9 for a study of the impact of “fake news” on the 2016 presidential election and a review of the literature, see Hunt Allcott and Matthew Gentzkow, “Social Media and Fake News in the 2016 Election,” March 2017: https://web.stanford.edu/~ gentzkow/research/fakenews.pdf

10 Silvia Federici, Caliban and the Witch: Women, the Body and Primitive Accumulation (Brooklyn: Autonomedia, [2004] 2009), 186.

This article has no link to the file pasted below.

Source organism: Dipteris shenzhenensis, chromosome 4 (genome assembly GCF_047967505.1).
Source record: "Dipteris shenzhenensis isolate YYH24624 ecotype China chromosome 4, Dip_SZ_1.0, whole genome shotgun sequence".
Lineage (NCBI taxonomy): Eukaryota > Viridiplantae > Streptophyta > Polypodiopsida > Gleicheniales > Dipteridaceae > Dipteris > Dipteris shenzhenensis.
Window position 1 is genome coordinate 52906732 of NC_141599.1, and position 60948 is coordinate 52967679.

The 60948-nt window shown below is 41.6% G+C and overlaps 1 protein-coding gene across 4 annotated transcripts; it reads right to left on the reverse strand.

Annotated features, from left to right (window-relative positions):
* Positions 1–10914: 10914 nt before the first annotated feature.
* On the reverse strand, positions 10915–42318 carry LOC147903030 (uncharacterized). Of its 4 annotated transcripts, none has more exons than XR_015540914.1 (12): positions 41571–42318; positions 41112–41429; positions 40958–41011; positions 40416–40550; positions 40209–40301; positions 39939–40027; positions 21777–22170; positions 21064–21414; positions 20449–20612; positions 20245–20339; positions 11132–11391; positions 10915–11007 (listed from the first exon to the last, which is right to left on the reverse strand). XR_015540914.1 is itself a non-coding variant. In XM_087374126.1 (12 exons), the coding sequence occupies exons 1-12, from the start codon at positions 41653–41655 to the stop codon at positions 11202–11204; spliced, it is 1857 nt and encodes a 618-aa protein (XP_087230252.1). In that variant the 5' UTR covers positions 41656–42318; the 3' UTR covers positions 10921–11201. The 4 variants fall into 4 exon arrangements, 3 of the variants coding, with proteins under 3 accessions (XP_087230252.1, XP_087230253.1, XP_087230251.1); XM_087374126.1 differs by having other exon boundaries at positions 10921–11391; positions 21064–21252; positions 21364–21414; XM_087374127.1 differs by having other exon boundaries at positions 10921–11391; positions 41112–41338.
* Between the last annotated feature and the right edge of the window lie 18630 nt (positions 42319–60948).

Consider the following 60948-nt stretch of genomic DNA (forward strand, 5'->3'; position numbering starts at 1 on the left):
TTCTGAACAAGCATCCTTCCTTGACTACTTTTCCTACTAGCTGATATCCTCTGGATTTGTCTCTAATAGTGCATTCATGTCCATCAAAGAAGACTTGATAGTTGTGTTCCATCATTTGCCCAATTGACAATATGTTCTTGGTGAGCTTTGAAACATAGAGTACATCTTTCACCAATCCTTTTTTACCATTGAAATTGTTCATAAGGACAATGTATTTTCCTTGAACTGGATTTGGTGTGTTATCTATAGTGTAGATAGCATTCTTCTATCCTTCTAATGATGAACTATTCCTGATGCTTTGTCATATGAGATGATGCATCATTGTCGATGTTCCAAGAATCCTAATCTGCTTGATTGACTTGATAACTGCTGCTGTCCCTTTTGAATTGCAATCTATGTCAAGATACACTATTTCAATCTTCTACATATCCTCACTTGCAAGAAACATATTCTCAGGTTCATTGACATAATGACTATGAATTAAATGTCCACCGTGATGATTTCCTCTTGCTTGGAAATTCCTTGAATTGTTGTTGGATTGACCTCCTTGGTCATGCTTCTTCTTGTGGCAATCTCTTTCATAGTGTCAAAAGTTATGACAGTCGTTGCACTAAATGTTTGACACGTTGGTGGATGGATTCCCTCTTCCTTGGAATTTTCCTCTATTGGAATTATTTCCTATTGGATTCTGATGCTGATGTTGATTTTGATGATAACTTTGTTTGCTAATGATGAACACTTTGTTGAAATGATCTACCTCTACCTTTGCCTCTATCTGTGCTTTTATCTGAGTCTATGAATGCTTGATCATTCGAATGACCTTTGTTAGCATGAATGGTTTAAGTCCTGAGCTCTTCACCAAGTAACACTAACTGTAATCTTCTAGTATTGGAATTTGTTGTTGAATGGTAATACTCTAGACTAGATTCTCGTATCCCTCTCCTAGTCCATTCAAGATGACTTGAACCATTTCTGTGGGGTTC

In the first edition of this piece, How does it ro-scale of power, but also on the micro-scale feel to be a fiction? New York Virus (2017), I of interpersonal connection. That is to say, we considered how many of us are produced as are fictions not just to the law, the nation, the fictions. The female body becomes a fiction economy, etc., but also fictions to each other. in the halls of state and federal government, Janet Malcolm writes in Psychoanalysis: The a figuration of lack invoked as a site of dis- Impossible Profession that, “The phenomenon cipline in the debates surrounding abortion of transference—how we all invent each oth- and sexual assault. The trans or gender-flu- er according to early blueprints—was Freud’s id body becomes a fiction in relation to the most original and radical discovery. [...It] at strict gender binarism of institutional spaces once destroys faith in personal relations and such as prisons, school bathrooms, and state explains why they are tragic: we cannot know documents, an aporia visible as only a site of each other.”1 In the dynamics of transference, pathology, criminality, or liability. The black we become historical fictions in each other’s body becomes a fiction in relation to law en- eyes, generative sites for the revivification of forcement, a site of erasure absolves and ren- past traumas in the present. Freud first recog- ders “victim-less” police shootings and other nized transference as occurring between ana- state-sanctioned crimes. The undocumented lyst and patient. When, one after another, his body becomes a fiction in relation to the body patients began professing to be in love with politic, lacking representation, conjured only him, he felt that the cause must be something as a specter that precipitates vengeful imagina- other than what he coyly described as “the tions of increased border control. The indige- charms of my person.”2 Eventually he theo- nous body becomes a fiction to the project of rized the phenomenon of transference, which colonization, an artifact genocided and then explained that those feelings of love or desire historicized in the mythology of the nation. that the patient holds for the therapist are the The poor or working class body becomes a repetition of a prior attachment re-performed fiction to state-sanctioned capitalisms, an un- in the scene of analysis. Transference is cen- reality that enables the erosion of labor pro- tral to the talking cure insofar as it allows the tections and the slashing of public assistance traumas of past relationships to be worked programs. These fictions are produced through through. As Adam Phillips has pithily posited, specific contexts with different histories and “Psychoanalysis is about what two people can stakes, and this list is nowhere near exhaus- say to each other if they agree not to have tive; yet in each case, being deemed a fiction sex.”3 Yet transference is not exclusive to the constitutes a certain type of erasure, an inter- psychoanalytic encounter. It is in fact an ele- diction of agency, which authorizes real and ment of every attachment, every relationship. tangible violence against the body. The possibility of human connectivity emerg- es only from the intractable reality of alien- I want to begin this second essay with an- ation: “We must grope around for each other other, perhaps more difficult claim: that we through a dense thicket of absent others. We are produced as fictions not only on the mac- cannot see each other plain.” 4